President Donald Trump disputes that he ever asked for James Comey's loyalty or requested that the ex-FBI director drop the investigation into former national security adviser Michael Flynn, a source familiar with the president's thinking told ABC News.
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Trump's personal lawyer, Marc Kasowitz, reiterated the assertions during a press briefing held Thursday afternoon following Comey's appearance before the Senate Intelligence Committee
"Mr. Comey’s testimony ... makes clear that the president never sought to impede the investigation into attempted Russian interference in the 2016 election," Kasowitz said, adding that Trump "never, in form or substance, directed or suggested that Mr. Comey stop investigating anyone, including the president never suggested that Mr. Comey 'let Flynn go.'"
The attorney later added, "The president also never told Mr. Comey, 'I need loyalty, I expect loyalty.' He never said it in form and he never said it in substance. Of course, the Office of the President is entitled to expect loyalty from those who are serving in an administration."
Kasowitz's claim directly conflicted with Comey's testimony, specifically a written statement released on Wednesday in which he documented several alleged encounters with Trump following his inauguration in January, including the president's alleged appeal for loyalty and his alleged call to end the inquiry into Flynn's actions.
In accusing Comey of giving false testimony, Kasowitz himself seemed to have given an inaccurate chronology of events. On Thursday, Trump's lawyer spoke of a New York Times article that quoted from Comey's contemporaneous memos about his private meeting with the president and said that Trump tweeted about White House "tapes" the next day -- May 12. However, the first Times story to mention the memos didn't come until May 16.
On Friday, Kasowitz pushed back against the accusation that he confused the timeline, claiming he was referencing a May 11 story about the Comey-Trump dinner meeting. That story did not reference the director's memos, but rather "two people who have heard [Comey’s] account of the dinner."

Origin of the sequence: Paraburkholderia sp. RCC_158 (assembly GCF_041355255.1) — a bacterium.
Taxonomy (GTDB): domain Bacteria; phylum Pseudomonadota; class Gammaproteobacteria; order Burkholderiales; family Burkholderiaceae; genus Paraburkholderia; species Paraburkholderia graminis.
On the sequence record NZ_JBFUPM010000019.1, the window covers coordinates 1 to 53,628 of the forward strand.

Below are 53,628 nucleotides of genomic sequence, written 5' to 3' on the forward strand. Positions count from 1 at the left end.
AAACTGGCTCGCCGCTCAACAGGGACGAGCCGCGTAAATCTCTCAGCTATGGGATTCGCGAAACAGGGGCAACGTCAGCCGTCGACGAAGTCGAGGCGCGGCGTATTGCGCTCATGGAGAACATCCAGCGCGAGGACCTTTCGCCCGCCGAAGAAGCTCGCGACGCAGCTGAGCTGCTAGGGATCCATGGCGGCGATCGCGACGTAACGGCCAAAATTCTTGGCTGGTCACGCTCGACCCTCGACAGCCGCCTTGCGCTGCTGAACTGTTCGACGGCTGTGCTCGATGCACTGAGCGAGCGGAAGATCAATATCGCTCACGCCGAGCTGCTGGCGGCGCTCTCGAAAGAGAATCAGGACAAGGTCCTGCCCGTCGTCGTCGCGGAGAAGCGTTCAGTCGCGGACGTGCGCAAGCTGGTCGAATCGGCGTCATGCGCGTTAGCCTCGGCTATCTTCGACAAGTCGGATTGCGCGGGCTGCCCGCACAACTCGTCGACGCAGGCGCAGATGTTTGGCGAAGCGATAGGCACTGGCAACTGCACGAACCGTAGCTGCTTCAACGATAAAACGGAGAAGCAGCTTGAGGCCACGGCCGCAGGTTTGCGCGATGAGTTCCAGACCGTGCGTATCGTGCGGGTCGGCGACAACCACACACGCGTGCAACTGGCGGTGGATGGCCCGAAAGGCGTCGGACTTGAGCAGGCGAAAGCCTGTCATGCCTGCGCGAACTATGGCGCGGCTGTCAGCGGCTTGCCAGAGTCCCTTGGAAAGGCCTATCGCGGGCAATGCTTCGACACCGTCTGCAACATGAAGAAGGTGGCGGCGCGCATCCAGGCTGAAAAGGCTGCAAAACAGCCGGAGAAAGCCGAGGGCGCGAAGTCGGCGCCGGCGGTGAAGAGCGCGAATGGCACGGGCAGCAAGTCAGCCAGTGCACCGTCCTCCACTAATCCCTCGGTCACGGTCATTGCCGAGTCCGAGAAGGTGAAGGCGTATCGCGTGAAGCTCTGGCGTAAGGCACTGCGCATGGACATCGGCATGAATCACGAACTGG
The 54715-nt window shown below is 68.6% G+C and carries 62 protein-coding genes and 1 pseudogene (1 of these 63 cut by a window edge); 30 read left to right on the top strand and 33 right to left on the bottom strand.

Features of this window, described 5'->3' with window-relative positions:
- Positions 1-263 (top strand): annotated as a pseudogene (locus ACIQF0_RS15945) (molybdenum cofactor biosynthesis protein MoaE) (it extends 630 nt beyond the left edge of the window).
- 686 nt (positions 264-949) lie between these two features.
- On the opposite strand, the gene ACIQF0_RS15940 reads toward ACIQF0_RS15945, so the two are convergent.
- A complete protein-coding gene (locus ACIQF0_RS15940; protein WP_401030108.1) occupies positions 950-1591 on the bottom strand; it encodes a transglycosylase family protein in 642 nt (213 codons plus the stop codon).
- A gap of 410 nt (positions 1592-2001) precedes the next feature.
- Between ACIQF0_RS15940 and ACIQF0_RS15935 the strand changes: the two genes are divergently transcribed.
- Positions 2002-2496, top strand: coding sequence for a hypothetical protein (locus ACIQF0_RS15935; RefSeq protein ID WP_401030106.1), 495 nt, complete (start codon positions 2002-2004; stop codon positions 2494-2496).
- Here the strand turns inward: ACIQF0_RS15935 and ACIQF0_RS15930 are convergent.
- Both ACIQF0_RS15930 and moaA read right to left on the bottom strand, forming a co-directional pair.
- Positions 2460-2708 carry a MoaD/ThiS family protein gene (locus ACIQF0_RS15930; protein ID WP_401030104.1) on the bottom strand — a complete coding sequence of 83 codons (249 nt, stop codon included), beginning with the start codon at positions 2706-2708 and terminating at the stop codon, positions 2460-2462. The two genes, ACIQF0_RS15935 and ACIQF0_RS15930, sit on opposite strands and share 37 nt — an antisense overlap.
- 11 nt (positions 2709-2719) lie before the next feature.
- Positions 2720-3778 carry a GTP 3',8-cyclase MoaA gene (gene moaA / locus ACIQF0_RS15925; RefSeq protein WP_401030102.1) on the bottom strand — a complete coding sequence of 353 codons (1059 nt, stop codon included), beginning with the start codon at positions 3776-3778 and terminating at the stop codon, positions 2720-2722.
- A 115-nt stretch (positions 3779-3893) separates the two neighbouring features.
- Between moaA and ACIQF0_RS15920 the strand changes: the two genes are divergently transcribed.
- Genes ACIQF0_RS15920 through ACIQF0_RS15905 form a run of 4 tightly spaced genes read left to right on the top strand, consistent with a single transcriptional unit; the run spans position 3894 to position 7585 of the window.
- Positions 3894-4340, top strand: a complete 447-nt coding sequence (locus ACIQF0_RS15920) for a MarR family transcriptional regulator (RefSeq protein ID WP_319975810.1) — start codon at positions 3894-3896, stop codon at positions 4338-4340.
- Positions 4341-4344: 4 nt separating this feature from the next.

"It is obvious that whomever was the source for the May 11, 2017, New York Times story got that information from the memos or from someone reading or who had read the memos," said Kasowitz in a statement Friday.
In response to Comey accusing the administration of telling lies in his testimony Thursday, White House principal deputy press secretary Sarah Huckabee Sanders was asked if Trump might have been dishonest.
“I can definitively say the president isn’t a liar,” said Sanders, adding she thought it was insulting that such a question would be asked.
Kasowitz said in a statement following the release of Comey's prepared testimony Wednesday that the president felt "totally vindicated" by Comey's confirmation that he was not personally under investigation.
"Mr. Comey has now finally confirmed publicly what he repeatedly told President Trump privately. That is that the president was not under investigation as part of any probe into Russian interference," Kasowitz said today, adding, "Mr. Comey also admitted that there is no evidence that a single vote changed as a result of any Russian interference."
But Kasowitz made clear that the president wasn't pleased with all of Comey's testimony -- he said Comey's choice to have a friend leak the contents of a memo detailing Comey's alleged encounter with the president was an "unauthorized disclosure of privileged information and appears to be entirely retaliatory."
Trump watched Comey's highly anticipated hearing before the Senate Intelligence Committee Thursday from the White House with his legal team.
The president was joined by Kasowitz, who was retained by the president in May to represent him on matters related to the Russia investigation, as well as other senior advisers. The group watched the testimony from the president's personal dining room near the Oval Office.
White House press secretary Sean Spicer previously suggested that Trump would be too busy to watch the hearing.